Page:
Bava conjures up an eerie tone for Hercules’ journey into Hades mostly with nothing more than the brilliant use of lighting and clever lap-dissolves to fade images in and out — it’s cheap, but it works. The story stops making much sense around the time the heroes are shipwrecked on the shore of Hesperides, but Herc picks up the pace with his Mighty Feats of Strength, throwing great boulders as if they were mere painted chunks of foam, plus being nonstop forthright and courageous even when everyone else falters. And just when you’re starting to tire of all those spooky hell-caves, Theseus and Telemachus get captured by the monster Procrustes, who is worth the price of admission: a tall stone man in a heavy stalactite suit, he laughs real slow, “Ha. Ha. Ha,” ties Telemachus to a too-short stone bed, and rumbles, “You. Should be. Shorter. I will. Make you. Fit the bed.” What a card!
Hercules throws him through a wall.
Anyway, the MacGuffins get got and the heroes return to Acadia, but Christopher Lee isn’t about to surrender to a musclebound lug like Reg Park: he abducts Daianara, carrying her in a white, gauzy dress to his underground lair where the Gods of Darkness have commanded him to do unspeakable things. Herc pursues, fighting hordes of zombies, and during a lurid lunar eclipse finally catches up to them at an altar surrounded by standing stones. But if there’s one thing Hercules knows what to do with, it’s really big stones. Sorry, Lico.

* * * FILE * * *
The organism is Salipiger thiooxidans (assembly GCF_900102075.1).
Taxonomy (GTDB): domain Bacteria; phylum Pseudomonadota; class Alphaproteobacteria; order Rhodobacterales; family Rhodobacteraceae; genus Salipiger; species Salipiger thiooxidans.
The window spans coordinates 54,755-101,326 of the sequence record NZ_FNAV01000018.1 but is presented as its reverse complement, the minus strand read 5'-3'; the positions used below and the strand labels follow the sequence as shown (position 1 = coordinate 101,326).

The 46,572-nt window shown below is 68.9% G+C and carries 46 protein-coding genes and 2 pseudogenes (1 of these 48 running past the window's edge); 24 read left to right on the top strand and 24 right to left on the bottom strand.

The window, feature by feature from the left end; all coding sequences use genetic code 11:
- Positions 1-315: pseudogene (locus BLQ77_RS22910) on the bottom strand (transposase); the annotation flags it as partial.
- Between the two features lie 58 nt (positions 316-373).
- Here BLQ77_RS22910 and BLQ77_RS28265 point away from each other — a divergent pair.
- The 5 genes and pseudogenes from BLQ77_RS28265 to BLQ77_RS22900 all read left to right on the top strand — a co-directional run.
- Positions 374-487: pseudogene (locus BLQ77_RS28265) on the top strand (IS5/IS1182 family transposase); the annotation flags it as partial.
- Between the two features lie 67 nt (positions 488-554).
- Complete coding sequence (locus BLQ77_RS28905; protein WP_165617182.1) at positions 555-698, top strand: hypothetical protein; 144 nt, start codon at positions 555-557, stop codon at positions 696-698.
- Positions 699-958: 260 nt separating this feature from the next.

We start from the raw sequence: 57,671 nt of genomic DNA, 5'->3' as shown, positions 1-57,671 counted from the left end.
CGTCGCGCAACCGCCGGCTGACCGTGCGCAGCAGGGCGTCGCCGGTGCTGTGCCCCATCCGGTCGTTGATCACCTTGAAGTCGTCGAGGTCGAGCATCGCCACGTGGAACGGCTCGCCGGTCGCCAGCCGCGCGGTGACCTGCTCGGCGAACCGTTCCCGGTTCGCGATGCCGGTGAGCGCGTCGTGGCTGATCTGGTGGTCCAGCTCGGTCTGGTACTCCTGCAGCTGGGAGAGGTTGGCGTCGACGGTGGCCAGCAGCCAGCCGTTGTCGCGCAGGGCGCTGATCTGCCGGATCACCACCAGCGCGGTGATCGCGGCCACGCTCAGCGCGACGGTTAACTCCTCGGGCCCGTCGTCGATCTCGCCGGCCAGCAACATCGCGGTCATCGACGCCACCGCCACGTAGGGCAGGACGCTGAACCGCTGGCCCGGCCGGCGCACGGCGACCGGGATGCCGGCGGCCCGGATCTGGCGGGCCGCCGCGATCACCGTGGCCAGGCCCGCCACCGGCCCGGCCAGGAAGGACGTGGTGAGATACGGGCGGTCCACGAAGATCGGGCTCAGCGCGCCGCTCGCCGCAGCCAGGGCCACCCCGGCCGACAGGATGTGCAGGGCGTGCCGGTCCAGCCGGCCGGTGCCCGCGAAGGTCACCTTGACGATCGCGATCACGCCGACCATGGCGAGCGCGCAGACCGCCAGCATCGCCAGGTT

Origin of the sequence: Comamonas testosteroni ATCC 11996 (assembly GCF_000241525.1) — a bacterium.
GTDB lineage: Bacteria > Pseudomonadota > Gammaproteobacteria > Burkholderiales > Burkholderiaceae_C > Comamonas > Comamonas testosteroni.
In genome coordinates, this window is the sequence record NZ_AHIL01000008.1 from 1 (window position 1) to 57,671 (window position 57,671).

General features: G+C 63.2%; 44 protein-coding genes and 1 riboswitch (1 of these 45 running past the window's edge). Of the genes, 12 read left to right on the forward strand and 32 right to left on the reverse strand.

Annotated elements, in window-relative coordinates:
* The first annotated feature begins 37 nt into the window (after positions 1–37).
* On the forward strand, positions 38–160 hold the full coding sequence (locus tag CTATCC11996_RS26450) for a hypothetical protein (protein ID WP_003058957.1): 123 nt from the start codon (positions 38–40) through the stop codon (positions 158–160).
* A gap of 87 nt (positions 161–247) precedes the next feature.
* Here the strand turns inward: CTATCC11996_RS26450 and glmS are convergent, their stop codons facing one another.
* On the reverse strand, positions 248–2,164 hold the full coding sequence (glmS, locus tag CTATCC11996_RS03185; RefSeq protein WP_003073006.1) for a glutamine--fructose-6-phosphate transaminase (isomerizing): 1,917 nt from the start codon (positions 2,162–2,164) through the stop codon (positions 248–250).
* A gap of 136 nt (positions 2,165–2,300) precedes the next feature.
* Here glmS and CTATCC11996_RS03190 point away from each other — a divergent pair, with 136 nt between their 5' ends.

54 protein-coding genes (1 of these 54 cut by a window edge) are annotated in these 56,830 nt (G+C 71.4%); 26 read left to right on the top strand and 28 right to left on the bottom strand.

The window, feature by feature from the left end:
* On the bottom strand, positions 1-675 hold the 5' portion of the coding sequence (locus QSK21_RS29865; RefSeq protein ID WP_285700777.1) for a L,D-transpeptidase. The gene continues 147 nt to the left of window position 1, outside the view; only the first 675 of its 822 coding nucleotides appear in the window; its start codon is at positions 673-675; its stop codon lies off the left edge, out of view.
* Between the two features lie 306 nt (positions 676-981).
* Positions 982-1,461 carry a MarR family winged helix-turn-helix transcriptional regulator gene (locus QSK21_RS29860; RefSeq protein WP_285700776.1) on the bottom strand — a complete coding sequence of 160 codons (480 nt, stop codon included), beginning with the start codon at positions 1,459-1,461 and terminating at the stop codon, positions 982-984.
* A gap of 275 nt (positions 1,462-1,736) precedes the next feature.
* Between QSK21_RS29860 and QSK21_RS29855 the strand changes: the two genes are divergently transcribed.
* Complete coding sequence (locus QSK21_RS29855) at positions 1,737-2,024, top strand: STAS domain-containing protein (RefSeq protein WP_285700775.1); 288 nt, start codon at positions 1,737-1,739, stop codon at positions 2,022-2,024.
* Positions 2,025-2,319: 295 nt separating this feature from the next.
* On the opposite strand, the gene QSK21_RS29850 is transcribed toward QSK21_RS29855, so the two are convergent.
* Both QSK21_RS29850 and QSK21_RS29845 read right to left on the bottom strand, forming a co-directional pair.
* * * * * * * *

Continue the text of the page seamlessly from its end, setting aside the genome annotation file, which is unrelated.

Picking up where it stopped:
Fury of Achilles
Origin: Italy, 1962
Director: Marino Girolami
Source: YouTube streaming video
If you’re interested in Greek warfare of the classical period, you might want to read Homer’s Iliad, the story of the end of the Trojan War. (Your editor recommends the recent translation by Caroline Alexander.) But if 500 pages of Hellenic proper names doesn’t sound appealing, as an alternative you could do worse than to watch Fury of Achilles.
This Italian sword-and-sandal mini-epic may have a modest budget and a few wooden actors, but it hews closer to the source material than most mid-century Trojan War movies, featuring divine magic and active meddling by the gods, which technically makes it a fantasy rather than a historical war story. Focusing on Achilles (Gordon Mitchell), this tells the tale of the tenth year of the war from the Greek perspective, with solid portrayals of movers and shakers such as King Agamemnon (Mario Petri), Ulysses (Piero Lulli), and Achilles’ best bud Patroclus (Ennio Girolami). The Trojans get comparatively short shrift, with a spotlight only on the noble Hector (Jacques Bergerac).